GLORIOUS by Peter Quilter, directed by Christopher Newton (CanStage). At Bluma Appel Theatre (27 Front East). To December 16. $20-$95, Monday pwyc, some rush. 416-368-3110. See Continuing, page 95. Rating: NNN Rating: NNN
Off-key diva Florence Foster Jenkins's voice wobbled as she warbled - she was lucky when she hit the proper note - but her heart was always on pitch.
Similarly, Glorious, Peter Quilter's comedy about the American singer, is a flawed, sometimes slight piece, but with Nicola Cavendish in the lead role, the CanStage production is often a theatrical treat.
Left money by her banker father, Jenkins indulged her musical "talent" at women's clubs and even Carnegie Hall, though certain concertgoers laughed uproariously at her off-key vocal efforts. But her belief in herself gave courage to others to follow their own dreams.
The play's first half is broad comedy with little emotional resonance, but in the second, Cavendish, under Christopher Newton's direction, retains the laughs while making Jenkins an emotionally endearing figure. She's clearly a woman with a zest for music and for life and she spreads that energy to anyone who'll feel it.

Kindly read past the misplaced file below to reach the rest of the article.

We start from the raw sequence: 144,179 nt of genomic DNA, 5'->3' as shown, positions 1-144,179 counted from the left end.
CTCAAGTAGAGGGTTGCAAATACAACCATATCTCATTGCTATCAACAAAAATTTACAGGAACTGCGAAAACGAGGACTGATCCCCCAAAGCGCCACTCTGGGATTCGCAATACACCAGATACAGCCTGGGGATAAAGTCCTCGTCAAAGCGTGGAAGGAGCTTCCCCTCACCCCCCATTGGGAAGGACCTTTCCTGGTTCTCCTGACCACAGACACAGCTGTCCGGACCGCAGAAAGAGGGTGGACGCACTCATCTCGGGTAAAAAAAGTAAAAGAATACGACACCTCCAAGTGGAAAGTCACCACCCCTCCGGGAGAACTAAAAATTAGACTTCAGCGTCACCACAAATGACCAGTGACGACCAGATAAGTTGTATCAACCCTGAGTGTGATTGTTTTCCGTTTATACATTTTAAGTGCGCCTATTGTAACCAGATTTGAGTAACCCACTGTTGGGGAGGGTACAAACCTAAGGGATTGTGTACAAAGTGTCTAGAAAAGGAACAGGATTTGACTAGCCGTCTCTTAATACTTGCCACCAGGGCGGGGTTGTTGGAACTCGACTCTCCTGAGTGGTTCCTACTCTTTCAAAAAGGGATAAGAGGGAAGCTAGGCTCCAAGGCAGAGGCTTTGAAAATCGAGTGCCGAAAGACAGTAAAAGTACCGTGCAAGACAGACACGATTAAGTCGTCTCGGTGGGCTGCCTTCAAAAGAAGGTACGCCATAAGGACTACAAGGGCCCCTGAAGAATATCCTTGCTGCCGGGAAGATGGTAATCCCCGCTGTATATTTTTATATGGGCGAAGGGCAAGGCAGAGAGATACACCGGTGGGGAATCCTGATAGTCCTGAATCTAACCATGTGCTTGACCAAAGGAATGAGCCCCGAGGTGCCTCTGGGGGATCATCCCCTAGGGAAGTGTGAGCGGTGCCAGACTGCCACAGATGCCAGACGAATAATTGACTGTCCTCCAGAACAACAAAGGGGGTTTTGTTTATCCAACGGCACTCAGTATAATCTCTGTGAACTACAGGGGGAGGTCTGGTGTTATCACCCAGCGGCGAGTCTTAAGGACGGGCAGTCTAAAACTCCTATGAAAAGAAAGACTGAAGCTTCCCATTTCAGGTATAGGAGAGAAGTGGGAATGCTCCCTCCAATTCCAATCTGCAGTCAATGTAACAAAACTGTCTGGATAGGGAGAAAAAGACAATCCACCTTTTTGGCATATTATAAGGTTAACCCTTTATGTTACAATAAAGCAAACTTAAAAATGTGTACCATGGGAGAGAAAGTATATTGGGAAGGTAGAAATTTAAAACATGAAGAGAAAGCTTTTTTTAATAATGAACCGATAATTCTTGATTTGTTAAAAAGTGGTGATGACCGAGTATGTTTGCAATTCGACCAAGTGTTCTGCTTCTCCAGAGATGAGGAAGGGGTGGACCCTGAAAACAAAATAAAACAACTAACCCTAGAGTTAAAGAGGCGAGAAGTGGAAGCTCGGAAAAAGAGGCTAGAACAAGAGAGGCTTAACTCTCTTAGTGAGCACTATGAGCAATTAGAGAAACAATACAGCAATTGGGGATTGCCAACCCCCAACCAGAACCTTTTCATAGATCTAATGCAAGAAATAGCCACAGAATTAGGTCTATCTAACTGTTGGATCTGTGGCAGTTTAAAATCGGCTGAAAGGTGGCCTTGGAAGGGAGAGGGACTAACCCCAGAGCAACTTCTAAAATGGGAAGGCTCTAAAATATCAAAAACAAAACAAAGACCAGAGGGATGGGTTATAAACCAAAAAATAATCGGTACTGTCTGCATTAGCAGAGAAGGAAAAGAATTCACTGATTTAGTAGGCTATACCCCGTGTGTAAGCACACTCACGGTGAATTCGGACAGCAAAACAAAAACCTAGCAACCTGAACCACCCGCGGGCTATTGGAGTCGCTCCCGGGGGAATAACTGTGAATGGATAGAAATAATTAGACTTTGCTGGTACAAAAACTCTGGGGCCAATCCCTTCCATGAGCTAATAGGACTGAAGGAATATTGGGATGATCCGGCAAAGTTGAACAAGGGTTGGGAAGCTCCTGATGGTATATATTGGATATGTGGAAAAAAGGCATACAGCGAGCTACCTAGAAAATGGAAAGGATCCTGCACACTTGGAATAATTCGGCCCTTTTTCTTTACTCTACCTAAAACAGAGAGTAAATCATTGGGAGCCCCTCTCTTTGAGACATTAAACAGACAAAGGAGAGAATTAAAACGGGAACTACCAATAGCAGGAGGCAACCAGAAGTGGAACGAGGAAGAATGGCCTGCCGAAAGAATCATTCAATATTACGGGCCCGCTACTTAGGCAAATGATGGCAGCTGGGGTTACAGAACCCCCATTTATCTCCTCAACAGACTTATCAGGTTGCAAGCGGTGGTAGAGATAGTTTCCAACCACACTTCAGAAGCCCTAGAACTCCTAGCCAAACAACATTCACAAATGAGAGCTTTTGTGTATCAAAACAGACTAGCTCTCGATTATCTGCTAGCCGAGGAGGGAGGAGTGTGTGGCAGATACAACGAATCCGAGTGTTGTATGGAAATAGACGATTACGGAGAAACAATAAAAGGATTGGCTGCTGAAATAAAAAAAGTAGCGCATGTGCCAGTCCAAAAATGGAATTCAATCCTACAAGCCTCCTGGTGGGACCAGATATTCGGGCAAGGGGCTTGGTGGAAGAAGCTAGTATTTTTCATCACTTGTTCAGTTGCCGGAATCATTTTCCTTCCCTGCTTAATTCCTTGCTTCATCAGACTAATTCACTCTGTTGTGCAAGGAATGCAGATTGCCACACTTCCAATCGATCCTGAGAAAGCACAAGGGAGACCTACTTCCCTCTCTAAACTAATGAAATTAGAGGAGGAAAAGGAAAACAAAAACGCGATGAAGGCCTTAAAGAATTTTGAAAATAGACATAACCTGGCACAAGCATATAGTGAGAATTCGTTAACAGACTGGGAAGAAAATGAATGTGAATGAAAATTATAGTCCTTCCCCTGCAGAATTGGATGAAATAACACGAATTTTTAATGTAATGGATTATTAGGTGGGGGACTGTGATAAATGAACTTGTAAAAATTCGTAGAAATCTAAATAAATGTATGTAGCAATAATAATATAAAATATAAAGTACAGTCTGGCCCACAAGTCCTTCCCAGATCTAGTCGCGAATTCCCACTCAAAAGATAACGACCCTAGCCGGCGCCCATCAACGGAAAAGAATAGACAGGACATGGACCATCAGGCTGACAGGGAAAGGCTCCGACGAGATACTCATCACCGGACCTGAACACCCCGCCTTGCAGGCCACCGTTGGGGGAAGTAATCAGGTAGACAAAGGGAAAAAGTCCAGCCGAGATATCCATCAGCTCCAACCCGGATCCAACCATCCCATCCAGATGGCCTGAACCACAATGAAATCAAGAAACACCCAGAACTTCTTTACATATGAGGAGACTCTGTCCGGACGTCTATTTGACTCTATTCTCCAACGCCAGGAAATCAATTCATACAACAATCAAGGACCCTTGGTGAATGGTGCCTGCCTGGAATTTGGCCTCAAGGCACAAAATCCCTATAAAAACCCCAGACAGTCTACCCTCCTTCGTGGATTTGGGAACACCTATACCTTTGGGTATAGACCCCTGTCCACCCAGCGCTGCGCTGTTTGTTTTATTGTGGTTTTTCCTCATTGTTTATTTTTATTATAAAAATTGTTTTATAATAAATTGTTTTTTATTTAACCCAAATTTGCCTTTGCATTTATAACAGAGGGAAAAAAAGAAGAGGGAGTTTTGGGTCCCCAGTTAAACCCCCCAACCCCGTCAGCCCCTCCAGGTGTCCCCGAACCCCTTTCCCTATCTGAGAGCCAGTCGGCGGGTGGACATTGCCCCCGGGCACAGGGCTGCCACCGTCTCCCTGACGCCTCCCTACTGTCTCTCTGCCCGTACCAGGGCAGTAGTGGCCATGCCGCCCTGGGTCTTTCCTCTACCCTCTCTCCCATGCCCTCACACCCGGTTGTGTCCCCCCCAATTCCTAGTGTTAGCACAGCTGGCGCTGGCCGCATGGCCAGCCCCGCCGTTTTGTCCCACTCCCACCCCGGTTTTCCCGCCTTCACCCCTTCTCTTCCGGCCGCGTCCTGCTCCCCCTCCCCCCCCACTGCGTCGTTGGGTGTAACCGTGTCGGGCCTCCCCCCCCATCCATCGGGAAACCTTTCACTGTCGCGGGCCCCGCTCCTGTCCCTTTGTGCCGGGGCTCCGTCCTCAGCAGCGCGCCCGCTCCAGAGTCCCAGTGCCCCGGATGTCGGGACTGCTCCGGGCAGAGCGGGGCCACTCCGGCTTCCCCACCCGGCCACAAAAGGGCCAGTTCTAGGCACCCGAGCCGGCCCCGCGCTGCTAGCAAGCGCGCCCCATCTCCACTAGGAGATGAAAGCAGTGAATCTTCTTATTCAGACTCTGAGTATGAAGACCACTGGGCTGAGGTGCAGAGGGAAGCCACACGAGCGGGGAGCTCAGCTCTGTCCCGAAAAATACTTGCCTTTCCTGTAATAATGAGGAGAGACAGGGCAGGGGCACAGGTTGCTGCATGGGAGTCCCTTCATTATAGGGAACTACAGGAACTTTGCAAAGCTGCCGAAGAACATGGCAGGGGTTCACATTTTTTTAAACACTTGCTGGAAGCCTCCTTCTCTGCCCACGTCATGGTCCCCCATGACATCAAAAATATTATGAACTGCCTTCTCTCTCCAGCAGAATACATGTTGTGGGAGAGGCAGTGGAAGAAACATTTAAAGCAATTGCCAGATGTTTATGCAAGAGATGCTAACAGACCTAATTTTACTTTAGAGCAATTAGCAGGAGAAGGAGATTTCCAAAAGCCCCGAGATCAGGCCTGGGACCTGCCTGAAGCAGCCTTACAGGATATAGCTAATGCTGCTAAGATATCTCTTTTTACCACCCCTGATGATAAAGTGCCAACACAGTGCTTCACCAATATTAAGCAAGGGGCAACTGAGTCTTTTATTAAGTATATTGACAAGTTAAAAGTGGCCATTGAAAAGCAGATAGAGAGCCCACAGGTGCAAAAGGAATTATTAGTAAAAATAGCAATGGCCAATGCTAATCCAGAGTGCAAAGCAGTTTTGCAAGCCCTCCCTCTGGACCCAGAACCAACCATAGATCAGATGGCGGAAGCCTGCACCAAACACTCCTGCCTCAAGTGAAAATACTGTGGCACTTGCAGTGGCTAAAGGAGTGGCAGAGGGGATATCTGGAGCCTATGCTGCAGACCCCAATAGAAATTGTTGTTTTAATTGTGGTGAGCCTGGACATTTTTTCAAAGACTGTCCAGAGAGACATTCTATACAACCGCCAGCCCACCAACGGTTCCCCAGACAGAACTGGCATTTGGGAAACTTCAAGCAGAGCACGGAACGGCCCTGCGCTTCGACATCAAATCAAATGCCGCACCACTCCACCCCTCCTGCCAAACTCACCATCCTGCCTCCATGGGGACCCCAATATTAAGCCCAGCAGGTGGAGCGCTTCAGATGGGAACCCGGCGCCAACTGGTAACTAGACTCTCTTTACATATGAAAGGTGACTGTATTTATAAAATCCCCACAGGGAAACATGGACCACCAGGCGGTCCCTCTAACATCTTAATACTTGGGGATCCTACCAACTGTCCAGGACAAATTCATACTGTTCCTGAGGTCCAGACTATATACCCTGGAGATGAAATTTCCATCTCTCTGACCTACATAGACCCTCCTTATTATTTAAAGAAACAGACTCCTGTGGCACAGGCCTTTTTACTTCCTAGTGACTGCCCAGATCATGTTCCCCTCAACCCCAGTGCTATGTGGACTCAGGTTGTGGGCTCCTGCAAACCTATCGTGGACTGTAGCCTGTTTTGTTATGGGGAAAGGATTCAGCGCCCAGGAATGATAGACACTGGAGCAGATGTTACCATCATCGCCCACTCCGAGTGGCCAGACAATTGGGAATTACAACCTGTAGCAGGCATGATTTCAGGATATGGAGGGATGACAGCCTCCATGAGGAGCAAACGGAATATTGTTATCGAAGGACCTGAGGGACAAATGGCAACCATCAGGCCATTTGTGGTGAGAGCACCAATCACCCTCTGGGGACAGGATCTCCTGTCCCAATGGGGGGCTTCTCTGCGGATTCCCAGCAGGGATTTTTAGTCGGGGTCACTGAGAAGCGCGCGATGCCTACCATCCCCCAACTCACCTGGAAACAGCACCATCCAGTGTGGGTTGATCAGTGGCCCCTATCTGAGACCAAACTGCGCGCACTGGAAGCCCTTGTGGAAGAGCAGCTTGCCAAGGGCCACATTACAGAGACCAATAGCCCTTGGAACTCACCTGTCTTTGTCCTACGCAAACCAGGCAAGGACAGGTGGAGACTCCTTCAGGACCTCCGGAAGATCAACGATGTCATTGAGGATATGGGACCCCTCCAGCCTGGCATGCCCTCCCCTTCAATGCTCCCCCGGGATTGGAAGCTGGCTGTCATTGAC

The audience sides with her. When a musical bluestocking (Heather Lea MacCallum) castigates Jenkins, viewers join in with the recorded boos, even though the singing criticism is valid.
Actually, if there's a flaw in the performance, it's that Cavendish, despite aiming for high Q above P, hits too many right notes.
Jonathan Monro brings a sweet charm and fine musicality to Cosmé McMoon, Jenkins's gay accompanist, initially shocked by what he hears but later a fan of the uninhibited singer.
Maria Vacratsis's Mexican maid and Dixie Seatle's effusive Dorothy, a tipsy friend whose clothes are as outrageous as Jenkins's voice, bring humour to their larger-than-life roles - that's how the parts are written. There's little flesh, though, on Christopher Hunt's St. Clair, Jenkins's womanizing boyfriend, and a running gag about Dorothy's dog quickly becomes silly.
But the clear focus of the show is the infectious Cavendish, whose Jenkins is an indomitable force of nature, deluded about her vocal talent but not about her embrace of life.